Cooling It Can Save Lives
It happened one year ago, during the La Jolla Half Marathon. And it happened at mile 12, right in front of the La Jolla Beach & Tennis Club.
It was early Sunday morning. 62-year-old Al Fields was running in the race. Suddenly, he collapsed.
The next thing Fields knew, he was in a hospital bed. Field’s son, Austin, was by his side. It was four days later.
"My son said, dad, do you know why you’re here?" Fields recalls. "And I said, it can’t be good, what it is? And he told me I had a heart attack, and I thought, they got the wrong guy. It wasn’t me, I couldn’t have had a heart attack. And I looked at my arms, and I saw the tubes all around, and I knew it was true."
Fields remembers something else.
Fields’ heart stopped during the race. A nurse on the scene gave him CPR.
By the time paramedics got Fields to Scripps Memorial Hospital in La Jolla, his normal heart rhythm had returned. But he was still in a coma.
That’s when hospital staff placed Fields in a hypothermic state.
Scripps’ critical care nurse Amy Stuck explained the process.
"When the patients come in after cardiac arrest," she said, "we wrap these wraps around their thighs and their torso, and it gets filled with water that’s cooled. And we can actually dial in a temperature that we want to cool ‘em too, which is between 34 and 32 degrees Celsius, and that water circulates around their torso, until they hit that target temperature. And then we keep ‘em there for 24 hours."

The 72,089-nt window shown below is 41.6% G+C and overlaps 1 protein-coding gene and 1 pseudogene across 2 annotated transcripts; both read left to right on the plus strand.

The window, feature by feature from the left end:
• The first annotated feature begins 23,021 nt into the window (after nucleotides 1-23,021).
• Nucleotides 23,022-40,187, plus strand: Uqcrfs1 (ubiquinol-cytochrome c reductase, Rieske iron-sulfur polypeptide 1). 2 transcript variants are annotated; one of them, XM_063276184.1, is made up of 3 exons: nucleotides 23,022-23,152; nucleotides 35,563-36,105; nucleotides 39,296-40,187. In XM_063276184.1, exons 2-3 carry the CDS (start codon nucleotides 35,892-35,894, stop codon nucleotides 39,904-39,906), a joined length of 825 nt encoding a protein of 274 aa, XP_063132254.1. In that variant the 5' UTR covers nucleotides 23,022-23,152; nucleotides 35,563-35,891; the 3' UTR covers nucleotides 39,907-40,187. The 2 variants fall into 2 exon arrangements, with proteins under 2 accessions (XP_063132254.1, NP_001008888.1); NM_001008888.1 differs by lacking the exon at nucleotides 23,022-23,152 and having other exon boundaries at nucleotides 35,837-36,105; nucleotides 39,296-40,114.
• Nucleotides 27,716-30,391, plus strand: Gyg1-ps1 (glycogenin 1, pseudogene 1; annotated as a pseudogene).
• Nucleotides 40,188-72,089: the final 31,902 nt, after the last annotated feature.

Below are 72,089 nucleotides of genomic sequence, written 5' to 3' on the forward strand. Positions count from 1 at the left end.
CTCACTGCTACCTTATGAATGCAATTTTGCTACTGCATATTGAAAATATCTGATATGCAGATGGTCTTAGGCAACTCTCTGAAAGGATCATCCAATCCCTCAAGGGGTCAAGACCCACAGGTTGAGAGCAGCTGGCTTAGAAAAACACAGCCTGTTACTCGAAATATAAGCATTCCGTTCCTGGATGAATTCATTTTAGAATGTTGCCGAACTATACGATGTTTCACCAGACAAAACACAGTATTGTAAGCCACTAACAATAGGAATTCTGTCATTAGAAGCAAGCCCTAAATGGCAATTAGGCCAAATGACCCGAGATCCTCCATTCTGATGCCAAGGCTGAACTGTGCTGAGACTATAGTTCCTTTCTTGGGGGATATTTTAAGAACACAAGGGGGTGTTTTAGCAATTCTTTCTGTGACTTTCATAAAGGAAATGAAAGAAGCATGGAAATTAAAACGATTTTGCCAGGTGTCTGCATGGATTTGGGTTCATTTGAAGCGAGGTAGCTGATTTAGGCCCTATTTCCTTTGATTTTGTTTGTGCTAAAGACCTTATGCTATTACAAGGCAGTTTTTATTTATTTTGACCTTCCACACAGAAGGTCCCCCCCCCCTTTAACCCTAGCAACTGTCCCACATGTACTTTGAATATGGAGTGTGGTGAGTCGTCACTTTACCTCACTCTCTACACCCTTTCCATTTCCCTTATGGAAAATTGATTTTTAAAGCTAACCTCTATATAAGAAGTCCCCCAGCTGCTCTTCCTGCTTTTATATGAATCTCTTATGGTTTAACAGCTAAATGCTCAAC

Therapeutic hypothermia dates back to ancient Greece, when Hippocrates recommended wounded soldiers be packed in snow.
Today, it’s used to help prevent people who’ve had a cardiac arrest from suffering brain damage.
Here’s the idea: cooling a person’s temperature to about seven degrees below normal slows the metabolism and the functioning of the organs and tissues. That minimizes inflammation.
"Essentially at that point, we’re minimizing the body’s antagonistic response to the insult of having arrested," he explained. "And by that, we are essentially protecting the brain."
After 24 hours, patients are gradually warmed back to the body’s normal temperature.
It’s important to note most people who have a cardiac arrest in the field don’t survive. Studies show for those that make it to the hospital alive, hypothermia improves the chances they won’t suffer a crippling brain injury.
In 2005, the American Heart Association issued guidelines recommending hypothermia.
Since then, the number of hospitals using it has grown. Even so, only about 10 percent of hospitals nationwide use hypothermia.
Dr. Bruce Haynes directs San Diego County’s Emergency Medical System.
"I think just everybody’s been watching the medical literature for the last few years and kind of waiting to see how things went, get a little bit more experience with it," he said.
He says his department is working with local hospitals to make sure people who need therapeutic hypothermia get it.
Starting in July, paramedics will take candidates for hypothermia to one of the county’s 13 designated cardiac care hospitals. These centers have committed to using the treatment.
"Most of the hospitals do have the ability to do therapeutic hypothermia now, and all of the cardiac hospitals do, so we can move forward," he pointed out.
Al Fields probably wouldn’t be around today without it. Fields says he can’t run like he did before, but…
"Everything seems to be going well," he said. "I have moments, I don’t have the strength or the ability to go long distances like I used to. But I’ll get back to it."
Dr. Haynes estimates once the new system is in place countywide, an additional 25 people will survive a cardiac arrest each year.